Hope is the Saddest
Michelle Robin Anderson in HOPE IS THE SADDEST. Photo by Theo Therday.
BOTTOM LINE: This Australian dark comedy is an entertaining examination of three secluded souls trying to love while they are watched over by the almighty Dolly Parton.
Despite her effervescent personality there has always been something very lonely to me about a Dolly Parton song. This is especially true when you take away the visual exuberance of Dolly herself and play a record album detaching her voice with a crackle. She makes the heartland sound hauntingly beautiful in its optimism in the good times and bad. In the Aussie-export play Hope is the Saddest now playing at the NY Fringe Festival, Dolly Parton is represented in much the same way. Direct from the National Arts Festival of South Africa, this small yet fascinating play will stick in your head and ears.
Writer director Jeffrey Jay Fowler and his fellow theatre-makers spent hours listening to the entire Dolly Parton catalogue for inspiration for this play which he calls “a bright black comedy about death, delusion and Dolly Parton.” The central set piece is a cardboard cutout of Dolly, once again representing this iconic figure in a peculiar and detached way. While Dolly is a real human being, we learn through the play that her worshippers are obsessed with an illusion as artificial as Dollywood.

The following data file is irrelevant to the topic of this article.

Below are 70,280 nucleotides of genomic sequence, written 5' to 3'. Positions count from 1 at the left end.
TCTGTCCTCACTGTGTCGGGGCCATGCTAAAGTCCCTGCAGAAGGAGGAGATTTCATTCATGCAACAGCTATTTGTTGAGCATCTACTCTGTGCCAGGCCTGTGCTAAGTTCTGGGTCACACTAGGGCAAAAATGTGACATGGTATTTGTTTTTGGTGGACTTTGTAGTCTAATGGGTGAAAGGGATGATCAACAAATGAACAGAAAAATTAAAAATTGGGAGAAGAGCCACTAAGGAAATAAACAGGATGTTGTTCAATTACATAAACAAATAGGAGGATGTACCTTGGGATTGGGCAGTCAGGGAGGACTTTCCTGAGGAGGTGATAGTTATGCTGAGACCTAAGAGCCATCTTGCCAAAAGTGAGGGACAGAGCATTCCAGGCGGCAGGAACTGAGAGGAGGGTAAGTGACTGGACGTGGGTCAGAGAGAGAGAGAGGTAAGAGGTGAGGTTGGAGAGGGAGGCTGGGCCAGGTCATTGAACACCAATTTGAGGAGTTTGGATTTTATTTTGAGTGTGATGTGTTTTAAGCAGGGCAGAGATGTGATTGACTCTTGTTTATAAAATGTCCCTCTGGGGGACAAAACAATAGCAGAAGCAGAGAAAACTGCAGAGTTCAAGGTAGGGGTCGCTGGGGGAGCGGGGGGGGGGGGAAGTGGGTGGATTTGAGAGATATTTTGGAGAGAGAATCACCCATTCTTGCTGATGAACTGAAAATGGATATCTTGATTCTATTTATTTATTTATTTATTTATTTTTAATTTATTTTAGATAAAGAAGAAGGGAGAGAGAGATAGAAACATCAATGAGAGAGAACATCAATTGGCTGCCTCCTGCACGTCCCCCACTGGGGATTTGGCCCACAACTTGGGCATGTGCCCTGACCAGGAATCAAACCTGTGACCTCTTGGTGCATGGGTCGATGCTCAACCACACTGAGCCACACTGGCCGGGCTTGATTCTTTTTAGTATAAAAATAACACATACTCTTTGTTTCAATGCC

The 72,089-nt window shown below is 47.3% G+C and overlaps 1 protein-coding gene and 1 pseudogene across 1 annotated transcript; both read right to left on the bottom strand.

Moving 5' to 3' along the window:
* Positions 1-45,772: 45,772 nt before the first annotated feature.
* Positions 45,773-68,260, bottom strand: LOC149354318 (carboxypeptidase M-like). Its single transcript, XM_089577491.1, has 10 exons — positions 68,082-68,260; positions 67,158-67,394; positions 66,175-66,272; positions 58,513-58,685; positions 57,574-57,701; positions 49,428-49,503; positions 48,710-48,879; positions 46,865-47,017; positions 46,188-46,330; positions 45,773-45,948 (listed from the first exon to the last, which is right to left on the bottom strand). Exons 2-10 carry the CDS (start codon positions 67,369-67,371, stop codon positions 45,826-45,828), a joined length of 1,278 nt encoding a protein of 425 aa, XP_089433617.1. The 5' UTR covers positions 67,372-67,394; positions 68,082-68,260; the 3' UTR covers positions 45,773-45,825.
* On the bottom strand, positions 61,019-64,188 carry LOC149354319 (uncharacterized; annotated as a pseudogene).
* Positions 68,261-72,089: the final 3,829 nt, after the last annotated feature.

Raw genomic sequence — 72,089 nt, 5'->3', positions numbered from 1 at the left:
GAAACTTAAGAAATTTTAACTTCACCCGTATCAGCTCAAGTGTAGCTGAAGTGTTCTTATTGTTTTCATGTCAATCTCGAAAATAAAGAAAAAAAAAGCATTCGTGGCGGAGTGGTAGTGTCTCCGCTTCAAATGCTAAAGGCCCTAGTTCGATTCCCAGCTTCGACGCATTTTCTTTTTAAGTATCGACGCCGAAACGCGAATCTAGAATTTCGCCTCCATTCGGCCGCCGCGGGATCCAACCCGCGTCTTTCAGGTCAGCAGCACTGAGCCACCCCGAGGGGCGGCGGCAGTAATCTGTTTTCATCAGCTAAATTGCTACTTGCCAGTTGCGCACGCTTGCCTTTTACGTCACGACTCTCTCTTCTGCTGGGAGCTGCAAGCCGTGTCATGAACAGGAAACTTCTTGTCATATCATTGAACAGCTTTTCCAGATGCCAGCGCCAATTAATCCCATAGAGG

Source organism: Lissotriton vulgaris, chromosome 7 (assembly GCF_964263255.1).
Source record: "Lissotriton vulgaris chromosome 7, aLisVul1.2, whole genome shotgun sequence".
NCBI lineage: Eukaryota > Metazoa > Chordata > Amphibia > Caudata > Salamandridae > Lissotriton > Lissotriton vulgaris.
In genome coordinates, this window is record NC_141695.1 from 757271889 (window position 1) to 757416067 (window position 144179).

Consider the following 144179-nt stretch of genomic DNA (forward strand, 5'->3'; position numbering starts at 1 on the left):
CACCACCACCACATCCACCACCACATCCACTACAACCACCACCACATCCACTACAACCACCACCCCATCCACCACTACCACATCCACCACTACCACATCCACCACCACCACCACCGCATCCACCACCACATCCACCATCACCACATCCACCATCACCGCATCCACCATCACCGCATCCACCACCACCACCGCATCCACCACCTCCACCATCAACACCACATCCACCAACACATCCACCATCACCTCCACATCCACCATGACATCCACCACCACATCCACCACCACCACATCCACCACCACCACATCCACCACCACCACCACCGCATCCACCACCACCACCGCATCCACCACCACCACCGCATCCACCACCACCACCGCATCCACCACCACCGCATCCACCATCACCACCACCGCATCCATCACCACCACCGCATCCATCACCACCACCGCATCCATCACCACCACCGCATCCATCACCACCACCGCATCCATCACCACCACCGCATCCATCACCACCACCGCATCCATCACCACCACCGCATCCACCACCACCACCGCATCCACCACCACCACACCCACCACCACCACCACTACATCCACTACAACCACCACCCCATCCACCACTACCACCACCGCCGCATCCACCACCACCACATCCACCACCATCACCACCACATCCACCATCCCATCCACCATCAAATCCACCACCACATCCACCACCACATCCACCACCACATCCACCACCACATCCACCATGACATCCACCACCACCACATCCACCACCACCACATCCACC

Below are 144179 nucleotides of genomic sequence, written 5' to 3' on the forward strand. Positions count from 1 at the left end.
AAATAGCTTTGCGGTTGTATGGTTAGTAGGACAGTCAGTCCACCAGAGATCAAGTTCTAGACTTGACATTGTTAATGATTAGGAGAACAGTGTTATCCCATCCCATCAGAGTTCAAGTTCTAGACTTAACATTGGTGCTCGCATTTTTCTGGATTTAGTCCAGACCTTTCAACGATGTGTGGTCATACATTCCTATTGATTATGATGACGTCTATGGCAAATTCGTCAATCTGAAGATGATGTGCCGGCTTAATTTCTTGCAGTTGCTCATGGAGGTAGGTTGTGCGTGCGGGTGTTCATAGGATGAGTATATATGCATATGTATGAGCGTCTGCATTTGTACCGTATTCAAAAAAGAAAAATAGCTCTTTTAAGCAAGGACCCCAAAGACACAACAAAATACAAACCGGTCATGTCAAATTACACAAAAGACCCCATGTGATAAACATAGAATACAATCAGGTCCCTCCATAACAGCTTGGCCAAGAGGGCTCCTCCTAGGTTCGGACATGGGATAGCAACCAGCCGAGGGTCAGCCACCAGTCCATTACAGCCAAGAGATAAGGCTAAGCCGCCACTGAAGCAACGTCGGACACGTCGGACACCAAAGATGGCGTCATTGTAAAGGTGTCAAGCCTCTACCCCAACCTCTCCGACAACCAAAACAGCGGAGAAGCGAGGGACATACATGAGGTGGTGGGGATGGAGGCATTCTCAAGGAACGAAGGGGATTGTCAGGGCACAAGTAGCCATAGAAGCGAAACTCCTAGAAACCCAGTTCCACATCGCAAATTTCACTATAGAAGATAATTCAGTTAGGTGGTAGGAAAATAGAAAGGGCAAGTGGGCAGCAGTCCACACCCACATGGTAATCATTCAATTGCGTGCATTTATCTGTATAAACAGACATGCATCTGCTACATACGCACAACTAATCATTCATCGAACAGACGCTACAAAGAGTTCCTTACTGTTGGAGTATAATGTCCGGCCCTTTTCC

The owner of the life size Dolly is named Hope herself (played by Michelle Robin Anderson). She lives in some form of suburbia all alone with her shrine to the American songwriter and hundreds of song lyrics and quotes at the ready to solve all of life’s problems. She is one of three characters in an impossible love triangle that begins the day she finds a cyclist on the road covered in blood after being hit by a car. The cyclist is Theo (played by Fowler) who is quickly open about the fact that he is homosexual and has a boyfriend. However, after a friendship kindles between the maternal Hope and Theo, Hope decides that she loves Theo and his homosexuality is a mere inconvenience that can be overcome with a littler persistence and inspiration from Dolly.
The third character in the mix is Marion (Natalie Holmwood) who is the culprit of Theo’s accident. She committed a hit-and-run and decides to bury her car in her back yard to hide the evidence -- the logistics of this decision are never really explained, which is part of the beauty of Fowler’s minimalistic design and structure. Marion encounters the victim and his new admirer on the street and decides to pay Hope a visit. Hope quickly teaches Marion the wonders of Dolly Parton dressing her in a replica of the red dress Dolly wore in the film The Best Little Whorehouse in Texas. She also proceeds to inebriate Marion which leads to a chance encounter between Marion and Theo who commit an action which complicates everyone’s lives.
Fowler and his fellow devisors are clearly interested in the absurdness of what happens when lonely people reach out beyond their insecure islands for love. The peculiarities of each character are made remarkably believable thanks to Fowler’s wit and the extraordinarily specific peformances by these very talented young Australian actors. The theatricality of the dialogue and the staging, while beautiful, come at a cost, however. It keeps the audience from ever becoming truly emotionally invested in these characters and they instead remain trapped in this "bubble world." Much like Dolly’s crackled twang, the beauty and talent show through but the humanity remains elusive if you try to wrap your arms around the cardboard cutout.
(Hope is the Saddest plays at the First Floor Theatre @ La MaMa, 74A East 4th Street, through August 26, 2012. Remaining performance is August 24, 2012. Tickets are $15 in advance or $18 at the door. To purchase tickets visit fringenyc.org.)